You could almost imagine the small card on the metaphorical shop window of Norwich City. It was put up at about 5.30 pm last Saturday afternoon. It reads; ‘Wanted – A new hero to fill a recent vacancy, must ooze class, confidence, and culture. Boots not provided’.
Okay, so perhaps we can trust the Norwich scouting team to be a little bit more on the ball than that, but the fact remains we find ourself in a familiar position as City fans. It’s the night and day of getting to watch an exceptional player ply their craft at Carrow Road; while we soak up their performances in the yellow and green there is always the uneasy feeling that its only a matter of time before someone swoops in to take them off our hands.
What’s important to remember though is, despite what some would have you believe, this isn’t a situation that is unique to us as a club. While we get called a ‘selling club’ or a ‘yo-yo side’, it’s worth remembering that even fans of the biggest sides in the world have felt the cruel sting of losing their best player.
Manchester United lost Cristiano Ronaldo to Real Madrid, Arsenal lost Thierry Henry to Barcelona, Liverpool lost Fernando Torres to Chelsea. Even Premier League-winning Leicester saw both Ngolo Kante and Riyad Mahrez exit for a bigger club. Yes, that’s right, you can win the league and still find you cant match the player’s own ambition.
Losing key players can be crippling to sides and can take seasons to fix. yet you could also argue that in recent history Norwich have maintained a remarkable record of finding a replacement almost immediately. In some cases bettering the player that was replaced. In fact, we can use a ‘Norwich City talisman family tree’ to track the most recent examples:
Huckerby > Hoolahan > Madison > Buendia.
When you look at each of these names you start to realise that we have found ourselves once again at the ‘oh my god how could we possibly find a replacement’ phase. We felt it when Hucks was playing at Sheffield Wednesday away with a huge question mark over if he was following Dion Dublin out of the club. We felt it as we saw Wes walk onto the pitch to a rapturous ovation against Leeds and it came back yet again after a short but sweet season with a young James Maddison,
After the weekend just gone, that dark cloud of what the future could hold descended yet again, as online rumours gathered at a pace the likes we haven’t seen since Huckerby tore Birmingham apart single-handedly. Within hours the rumours of a pursuit being ‘stepped up’ by Aston Villa were quickly replaced by ‘deal agreed and to be announced shortly’. Buendia was off and the void created left us all asking how on earth could we ever replace him?
The truth is we don’t know for a fact what will happen, but therein lies the beauty and excitement of football. A list, likely drawn up over many months, of potential signings to fill the Argentine-shaped hole in our midfield is likely being reviewed and phone calls being made. Stuart Webber knows full well the scrutiny and expectation will now be at an all-time high, and, personally, I intend to strap myself in for the ride of probably one of the most exciting and transformative summers in our club’s history.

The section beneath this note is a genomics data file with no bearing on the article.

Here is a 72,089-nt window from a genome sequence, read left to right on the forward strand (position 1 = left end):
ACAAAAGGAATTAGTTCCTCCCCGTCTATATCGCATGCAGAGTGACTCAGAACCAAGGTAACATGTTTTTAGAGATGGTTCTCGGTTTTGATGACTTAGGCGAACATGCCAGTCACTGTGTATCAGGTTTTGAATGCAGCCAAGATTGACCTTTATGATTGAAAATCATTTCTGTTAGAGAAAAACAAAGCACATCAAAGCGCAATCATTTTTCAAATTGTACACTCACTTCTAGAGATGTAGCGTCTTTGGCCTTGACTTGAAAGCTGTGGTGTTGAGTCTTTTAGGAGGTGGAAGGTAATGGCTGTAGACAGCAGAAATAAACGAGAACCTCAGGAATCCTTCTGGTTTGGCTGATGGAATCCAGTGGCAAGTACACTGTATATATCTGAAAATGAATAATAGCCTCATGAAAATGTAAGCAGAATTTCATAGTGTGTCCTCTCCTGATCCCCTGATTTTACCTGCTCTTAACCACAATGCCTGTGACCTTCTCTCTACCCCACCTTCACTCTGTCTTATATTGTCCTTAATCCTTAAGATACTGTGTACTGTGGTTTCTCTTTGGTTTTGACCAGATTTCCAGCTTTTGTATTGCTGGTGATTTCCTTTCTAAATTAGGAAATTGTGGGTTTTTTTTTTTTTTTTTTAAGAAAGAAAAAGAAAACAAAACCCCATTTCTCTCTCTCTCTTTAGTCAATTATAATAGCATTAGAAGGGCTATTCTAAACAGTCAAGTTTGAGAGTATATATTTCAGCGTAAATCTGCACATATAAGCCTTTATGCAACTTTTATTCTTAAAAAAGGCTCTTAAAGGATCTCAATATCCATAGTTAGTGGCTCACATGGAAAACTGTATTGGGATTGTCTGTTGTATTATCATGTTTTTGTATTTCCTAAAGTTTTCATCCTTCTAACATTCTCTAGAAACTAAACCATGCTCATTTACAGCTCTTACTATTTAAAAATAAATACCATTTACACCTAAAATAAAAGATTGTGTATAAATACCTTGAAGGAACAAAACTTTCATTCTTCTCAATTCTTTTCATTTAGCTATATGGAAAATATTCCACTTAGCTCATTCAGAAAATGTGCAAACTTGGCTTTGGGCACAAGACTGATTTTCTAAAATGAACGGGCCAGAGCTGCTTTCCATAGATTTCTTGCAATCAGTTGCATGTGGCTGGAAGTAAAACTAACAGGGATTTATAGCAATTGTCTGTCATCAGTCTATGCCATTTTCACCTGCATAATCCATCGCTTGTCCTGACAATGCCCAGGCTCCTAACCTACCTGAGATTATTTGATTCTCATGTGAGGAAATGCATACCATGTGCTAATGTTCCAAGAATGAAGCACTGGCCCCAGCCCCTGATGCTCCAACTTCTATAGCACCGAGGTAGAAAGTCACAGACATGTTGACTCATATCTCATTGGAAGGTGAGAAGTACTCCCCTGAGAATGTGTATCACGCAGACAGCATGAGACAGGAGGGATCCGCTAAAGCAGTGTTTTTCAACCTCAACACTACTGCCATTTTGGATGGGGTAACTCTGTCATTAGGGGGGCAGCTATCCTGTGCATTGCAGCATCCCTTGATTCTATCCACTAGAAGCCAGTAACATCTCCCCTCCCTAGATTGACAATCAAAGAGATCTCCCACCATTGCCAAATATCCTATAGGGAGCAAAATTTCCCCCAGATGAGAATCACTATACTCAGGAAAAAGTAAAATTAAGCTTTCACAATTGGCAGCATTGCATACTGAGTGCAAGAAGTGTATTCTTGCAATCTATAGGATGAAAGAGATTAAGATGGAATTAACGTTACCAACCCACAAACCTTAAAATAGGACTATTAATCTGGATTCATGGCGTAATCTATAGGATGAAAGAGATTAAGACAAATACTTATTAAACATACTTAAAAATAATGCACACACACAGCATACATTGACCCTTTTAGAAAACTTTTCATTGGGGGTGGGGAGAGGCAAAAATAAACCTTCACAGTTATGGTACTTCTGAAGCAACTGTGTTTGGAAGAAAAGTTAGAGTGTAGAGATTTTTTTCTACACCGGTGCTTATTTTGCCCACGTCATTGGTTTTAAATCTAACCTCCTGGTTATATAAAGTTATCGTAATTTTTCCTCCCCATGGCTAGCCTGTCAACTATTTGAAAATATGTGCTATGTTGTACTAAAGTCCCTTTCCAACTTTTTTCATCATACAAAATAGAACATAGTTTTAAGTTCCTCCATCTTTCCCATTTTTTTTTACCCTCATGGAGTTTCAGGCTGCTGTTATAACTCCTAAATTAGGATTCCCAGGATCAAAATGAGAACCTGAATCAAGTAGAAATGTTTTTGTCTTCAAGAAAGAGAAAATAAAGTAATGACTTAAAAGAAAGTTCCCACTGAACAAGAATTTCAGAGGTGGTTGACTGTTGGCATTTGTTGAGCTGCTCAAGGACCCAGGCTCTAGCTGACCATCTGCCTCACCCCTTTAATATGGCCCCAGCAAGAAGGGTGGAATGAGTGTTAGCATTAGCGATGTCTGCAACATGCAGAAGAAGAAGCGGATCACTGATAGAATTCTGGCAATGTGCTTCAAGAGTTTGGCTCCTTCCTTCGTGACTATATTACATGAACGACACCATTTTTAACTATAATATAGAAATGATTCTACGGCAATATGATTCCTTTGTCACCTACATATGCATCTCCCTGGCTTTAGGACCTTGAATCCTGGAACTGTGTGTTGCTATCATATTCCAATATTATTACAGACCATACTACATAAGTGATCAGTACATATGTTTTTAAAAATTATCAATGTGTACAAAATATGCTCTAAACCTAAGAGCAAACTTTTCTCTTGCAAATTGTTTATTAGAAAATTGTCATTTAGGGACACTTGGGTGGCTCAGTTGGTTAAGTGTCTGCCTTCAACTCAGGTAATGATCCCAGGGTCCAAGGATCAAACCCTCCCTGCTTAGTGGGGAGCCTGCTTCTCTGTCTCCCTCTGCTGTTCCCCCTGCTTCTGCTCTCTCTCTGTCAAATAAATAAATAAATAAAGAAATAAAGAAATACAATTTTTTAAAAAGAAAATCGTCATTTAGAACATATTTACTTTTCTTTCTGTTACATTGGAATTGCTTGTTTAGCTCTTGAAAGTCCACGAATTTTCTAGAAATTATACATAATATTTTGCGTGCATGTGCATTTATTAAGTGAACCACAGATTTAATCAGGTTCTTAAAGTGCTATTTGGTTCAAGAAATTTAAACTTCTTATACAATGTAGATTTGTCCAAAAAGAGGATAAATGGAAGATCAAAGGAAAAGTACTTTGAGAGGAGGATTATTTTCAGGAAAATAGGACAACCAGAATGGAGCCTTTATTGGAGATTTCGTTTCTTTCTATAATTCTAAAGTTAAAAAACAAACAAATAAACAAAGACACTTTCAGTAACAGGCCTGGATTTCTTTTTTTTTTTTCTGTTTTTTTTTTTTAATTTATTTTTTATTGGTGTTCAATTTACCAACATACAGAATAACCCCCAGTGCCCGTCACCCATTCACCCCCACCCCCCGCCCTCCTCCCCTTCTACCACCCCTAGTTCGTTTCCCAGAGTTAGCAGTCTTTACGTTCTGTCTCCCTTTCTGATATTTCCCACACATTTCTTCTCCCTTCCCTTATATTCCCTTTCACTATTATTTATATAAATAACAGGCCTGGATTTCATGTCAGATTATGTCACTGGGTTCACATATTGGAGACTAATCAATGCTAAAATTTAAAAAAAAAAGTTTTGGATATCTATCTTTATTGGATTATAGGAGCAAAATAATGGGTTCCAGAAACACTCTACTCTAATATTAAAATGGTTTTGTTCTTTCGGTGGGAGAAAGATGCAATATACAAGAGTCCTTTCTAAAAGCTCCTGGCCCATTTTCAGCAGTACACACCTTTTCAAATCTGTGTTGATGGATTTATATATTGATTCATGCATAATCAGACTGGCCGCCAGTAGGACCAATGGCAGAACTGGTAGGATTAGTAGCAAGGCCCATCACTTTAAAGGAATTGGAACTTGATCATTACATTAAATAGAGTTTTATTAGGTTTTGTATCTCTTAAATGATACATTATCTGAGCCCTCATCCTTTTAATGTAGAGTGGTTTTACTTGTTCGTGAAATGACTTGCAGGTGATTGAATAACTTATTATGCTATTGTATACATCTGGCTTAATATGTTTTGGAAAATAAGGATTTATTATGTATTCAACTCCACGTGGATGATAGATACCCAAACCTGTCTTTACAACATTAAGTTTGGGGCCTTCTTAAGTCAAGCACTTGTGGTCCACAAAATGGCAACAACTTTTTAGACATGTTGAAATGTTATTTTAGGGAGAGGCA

I’m acutely aware it’s the hope that kills you, but to be honest, the hope also fascinates me, wondering what happens next. Could we be about to unearth another unknown who becomes a superstar? Perhaps we could see City go in for a name like Olise from Reading or Pereira from West Brom, as we look to take that next tier of talent into the squad.
Money will always be the sticking point for a club in City’s position, but the excitement of the possibilities is something we can at least indulge in to dampen the disappointment of losing our own bit of football heaven. Buendia’s lasting legacy to the club could well be that his transfer allowed us to dip into the market in a way not seen at Norwich before, and, as a result, cement our position in the hardest league in the world.
The funny thing is though, for all of the talk of transfers and record buys of the next big thing, our next hero, could be under our very noses. We want a stylish, progressive player. A player with a deep connection to our club. A young player where the sky is the limit. Step forward Norfolk’s own Todd Cantwell.
We know Todd is capable of looking at his own situation and then putting into action what needs to be done to progress himself. You need only look to the summer of 2019 and the rapid change in his physicality and self-belief that saw him go on to be a standout performer in the opening third of our top-flight season. It could be that he now looks at this latest departure as the call to step forward and become the main man at Norwich.
We know he has the attributes and we know he has the desire. Could it be that the next great chapter in our history is Cantwell, the local lad, stepping forward to become the consistently excellent player that we have seen hinted at by flashes of sheer brilliance over the last two seasons.
The script is certainly written for it. Let’s see if it’s Todd who takes the lead role.